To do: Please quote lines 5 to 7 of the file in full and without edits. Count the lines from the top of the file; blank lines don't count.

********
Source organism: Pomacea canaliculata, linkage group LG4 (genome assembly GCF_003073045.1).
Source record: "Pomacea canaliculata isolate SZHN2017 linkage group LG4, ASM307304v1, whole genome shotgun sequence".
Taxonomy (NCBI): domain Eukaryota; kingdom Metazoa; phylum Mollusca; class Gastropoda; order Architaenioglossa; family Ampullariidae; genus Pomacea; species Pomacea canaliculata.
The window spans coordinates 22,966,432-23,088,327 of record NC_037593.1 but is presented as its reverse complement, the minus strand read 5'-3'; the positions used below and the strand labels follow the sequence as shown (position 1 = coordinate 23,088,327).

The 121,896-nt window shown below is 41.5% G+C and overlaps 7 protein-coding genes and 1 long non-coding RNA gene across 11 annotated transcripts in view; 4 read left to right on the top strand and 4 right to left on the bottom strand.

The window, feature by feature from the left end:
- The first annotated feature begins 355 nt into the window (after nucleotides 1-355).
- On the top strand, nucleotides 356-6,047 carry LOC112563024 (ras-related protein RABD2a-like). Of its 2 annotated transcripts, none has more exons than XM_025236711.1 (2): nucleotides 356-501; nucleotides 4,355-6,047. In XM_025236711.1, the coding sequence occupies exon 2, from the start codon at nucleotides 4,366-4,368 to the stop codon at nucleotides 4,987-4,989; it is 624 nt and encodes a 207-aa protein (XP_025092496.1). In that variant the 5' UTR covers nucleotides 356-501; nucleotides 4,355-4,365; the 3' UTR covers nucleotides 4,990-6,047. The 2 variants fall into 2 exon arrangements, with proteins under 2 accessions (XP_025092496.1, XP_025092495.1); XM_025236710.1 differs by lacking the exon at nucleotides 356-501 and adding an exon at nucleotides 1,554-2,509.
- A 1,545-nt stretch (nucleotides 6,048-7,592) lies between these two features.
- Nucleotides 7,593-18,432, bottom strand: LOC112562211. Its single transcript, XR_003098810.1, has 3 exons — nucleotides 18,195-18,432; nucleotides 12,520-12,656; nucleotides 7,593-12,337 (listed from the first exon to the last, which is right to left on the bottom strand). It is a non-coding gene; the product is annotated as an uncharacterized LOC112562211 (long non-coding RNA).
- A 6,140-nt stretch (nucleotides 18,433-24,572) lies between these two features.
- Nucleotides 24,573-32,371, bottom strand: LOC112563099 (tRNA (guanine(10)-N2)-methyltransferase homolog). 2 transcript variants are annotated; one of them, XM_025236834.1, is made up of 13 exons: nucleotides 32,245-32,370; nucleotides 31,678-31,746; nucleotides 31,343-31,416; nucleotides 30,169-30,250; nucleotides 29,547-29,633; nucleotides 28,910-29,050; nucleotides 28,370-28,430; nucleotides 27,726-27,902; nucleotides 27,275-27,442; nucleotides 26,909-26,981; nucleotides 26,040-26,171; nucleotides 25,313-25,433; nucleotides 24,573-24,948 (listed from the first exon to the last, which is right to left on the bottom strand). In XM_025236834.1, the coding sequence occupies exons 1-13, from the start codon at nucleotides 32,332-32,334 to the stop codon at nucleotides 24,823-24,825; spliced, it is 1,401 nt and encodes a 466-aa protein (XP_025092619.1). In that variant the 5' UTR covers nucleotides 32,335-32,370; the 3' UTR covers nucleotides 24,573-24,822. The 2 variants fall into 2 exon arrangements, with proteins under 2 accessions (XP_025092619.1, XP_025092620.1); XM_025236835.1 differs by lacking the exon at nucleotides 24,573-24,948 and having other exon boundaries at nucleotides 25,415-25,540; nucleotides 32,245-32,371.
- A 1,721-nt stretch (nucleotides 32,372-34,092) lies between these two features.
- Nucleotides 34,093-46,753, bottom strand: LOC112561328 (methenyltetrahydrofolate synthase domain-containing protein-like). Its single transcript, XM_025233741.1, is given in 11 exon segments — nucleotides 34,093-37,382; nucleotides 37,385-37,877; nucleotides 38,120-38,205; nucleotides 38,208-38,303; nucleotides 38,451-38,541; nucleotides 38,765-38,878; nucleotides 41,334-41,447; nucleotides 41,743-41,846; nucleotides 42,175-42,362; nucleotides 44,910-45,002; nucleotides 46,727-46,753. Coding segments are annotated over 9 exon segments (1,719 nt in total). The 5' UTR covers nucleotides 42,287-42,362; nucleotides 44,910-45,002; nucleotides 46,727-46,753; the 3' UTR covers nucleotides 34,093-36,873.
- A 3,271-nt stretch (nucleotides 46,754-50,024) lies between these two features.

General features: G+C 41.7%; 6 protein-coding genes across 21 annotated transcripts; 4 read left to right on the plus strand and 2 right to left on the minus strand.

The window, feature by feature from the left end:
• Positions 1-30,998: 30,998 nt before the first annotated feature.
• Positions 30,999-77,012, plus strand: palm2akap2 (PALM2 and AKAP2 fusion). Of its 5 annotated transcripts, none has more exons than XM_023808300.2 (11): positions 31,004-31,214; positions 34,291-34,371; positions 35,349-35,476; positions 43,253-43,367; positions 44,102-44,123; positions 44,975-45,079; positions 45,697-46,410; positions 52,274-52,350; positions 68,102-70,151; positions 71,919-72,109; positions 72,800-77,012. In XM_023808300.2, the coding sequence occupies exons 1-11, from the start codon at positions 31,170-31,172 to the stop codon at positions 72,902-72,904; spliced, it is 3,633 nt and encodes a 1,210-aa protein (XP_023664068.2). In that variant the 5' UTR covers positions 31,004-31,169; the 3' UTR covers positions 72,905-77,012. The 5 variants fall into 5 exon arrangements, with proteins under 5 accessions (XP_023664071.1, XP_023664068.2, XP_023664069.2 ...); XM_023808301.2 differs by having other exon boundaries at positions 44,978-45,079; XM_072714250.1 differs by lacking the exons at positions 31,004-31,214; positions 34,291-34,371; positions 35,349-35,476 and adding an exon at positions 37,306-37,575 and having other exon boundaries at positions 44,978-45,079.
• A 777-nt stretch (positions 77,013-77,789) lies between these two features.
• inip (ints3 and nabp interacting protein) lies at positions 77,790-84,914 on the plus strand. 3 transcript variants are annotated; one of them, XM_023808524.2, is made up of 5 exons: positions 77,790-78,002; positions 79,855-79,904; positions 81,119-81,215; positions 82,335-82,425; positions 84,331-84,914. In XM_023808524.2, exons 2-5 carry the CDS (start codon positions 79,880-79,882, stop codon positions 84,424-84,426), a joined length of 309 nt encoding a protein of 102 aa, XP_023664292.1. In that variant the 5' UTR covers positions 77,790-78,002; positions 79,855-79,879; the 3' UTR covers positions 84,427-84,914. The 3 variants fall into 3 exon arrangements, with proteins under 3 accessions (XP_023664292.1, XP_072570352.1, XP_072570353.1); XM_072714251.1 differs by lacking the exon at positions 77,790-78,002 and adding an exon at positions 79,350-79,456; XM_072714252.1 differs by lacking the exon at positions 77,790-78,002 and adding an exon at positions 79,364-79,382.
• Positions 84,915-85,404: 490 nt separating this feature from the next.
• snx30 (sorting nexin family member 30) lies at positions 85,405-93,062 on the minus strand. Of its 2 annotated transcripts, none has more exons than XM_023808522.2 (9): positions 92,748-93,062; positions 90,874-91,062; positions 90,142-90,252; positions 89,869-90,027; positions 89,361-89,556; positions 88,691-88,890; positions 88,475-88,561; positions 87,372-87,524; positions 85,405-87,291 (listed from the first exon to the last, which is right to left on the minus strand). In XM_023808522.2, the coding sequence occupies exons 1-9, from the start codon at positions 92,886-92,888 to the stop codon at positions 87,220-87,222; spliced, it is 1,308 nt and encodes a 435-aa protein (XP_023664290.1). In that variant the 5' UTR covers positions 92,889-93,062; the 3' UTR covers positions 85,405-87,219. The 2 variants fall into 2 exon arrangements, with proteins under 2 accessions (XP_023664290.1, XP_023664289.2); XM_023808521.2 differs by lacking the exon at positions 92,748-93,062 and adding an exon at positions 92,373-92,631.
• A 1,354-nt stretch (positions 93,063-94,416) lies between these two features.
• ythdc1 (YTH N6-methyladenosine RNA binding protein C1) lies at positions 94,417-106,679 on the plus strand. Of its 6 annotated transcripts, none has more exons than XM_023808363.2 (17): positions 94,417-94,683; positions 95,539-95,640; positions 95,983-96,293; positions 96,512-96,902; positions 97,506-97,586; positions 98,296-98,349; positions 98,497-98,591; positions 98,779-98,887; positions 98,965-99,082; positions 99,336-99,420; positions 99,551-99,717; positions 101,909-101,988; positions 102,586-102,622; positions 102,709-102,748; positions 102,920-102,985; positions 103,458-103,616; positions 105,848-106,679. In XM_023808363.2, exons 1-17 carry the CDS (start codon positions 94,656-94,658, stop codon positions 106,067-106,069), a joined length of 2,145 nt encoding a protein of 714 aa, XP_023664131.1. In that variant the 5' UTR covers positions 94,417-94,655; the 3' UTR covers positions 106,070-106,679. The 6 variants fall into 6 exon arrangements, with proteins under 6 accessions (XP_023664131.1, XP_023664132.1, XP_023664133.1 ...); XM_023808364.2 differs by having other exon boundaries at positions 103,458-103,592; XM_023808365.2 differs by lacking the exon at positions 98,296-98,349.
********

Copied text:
The 121,896-nt window shown below is 41.5% G+C and overlaps 7 protein-coding genes and 1 long non-coding RNA gene across 11 annotated transcripts in view; 4 read left to right on the top strand and 4 right to left on the bottom strand.

The window, feature by feature from the left end:
- The first annotated feature begins 355 nt into the window (after nucleotides 1-355).